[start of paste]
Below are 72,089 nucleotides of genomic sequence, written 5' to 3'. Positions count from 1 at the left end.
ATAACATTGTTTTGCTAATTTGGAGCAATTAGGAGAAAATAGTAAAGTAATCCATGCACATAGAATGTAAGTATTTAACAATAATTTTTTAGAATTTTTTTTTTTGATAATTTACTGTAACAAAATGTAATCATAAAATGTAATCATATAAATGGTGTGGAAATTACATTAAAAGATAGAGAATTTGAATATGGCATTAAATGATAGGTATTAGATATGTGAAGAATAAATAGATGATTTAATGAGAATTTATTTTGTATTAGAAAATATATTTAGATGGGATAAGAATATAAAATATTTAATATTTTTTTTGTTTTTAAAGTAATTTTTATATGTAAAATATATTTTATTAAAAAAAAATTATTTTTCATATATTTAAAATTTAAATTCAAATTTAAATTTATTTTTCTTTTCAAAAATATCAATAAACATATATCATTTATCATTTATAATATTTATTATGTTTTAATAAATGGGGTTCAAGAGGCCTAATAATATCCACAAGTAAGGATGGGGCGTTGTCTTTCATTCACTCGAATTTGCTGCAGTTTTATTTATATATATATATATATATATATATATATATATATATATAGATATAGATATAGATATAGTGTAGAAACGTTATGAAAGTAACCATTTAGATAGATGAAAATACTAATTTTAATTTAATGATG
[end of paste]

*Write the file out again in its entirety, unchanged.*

Below are 72,089 nucleotides of genomic sequence, written 5' to 3'. Positions count from 1 at the left end.
ATAACATTGTTTTGCTAATTTGGAGCAATTAGGAGAAAATAGTAAAGTAATCCATGCACATAGAATGTAAGTATTTAACAATAATTTTTTAGAATTTTTTTTTTTGATAATTTACTGTAACAAAATGTAATCATAAAATGTAATCATATAAATGGTGTGGAAATTACATTAAAAGATAGAGAATTTGAATATGGCATTAAATGATAGGTATTAGATATGTGAAGAATAAATAGATGATTTAATGAGAATTTATTTTGTATTAGAAAATATATTTAGATGGGATAAGAATATAAAATATTTAATATTTTTTTTGTTTTTAAAGTAATTTTTATATGTAAAATATATTTTATTAAAAAAAAATTATTTTTCATATATTTAAAATTTAAATTCAAATTTAAATTTATTTTTCTTTTCAAAAATATCAATAAACATATATCATTTATCATTTATAATATTTATTATGTTTTAATAAATGGGGTTCAAGAGGCCTAATAATATCCACAAGTAAGGATGGGGCGTTGTCTTTCATTCACTCGAATTTGCTGCAGTTTTATTTATATATATATATATATATATATATATATATATATATATAGATATAGATATAGATATAGTGTAGAAACGTTATGAAAGTAACCATTTAGATAGATGAAAATACTAATTTTAATTTAATGATG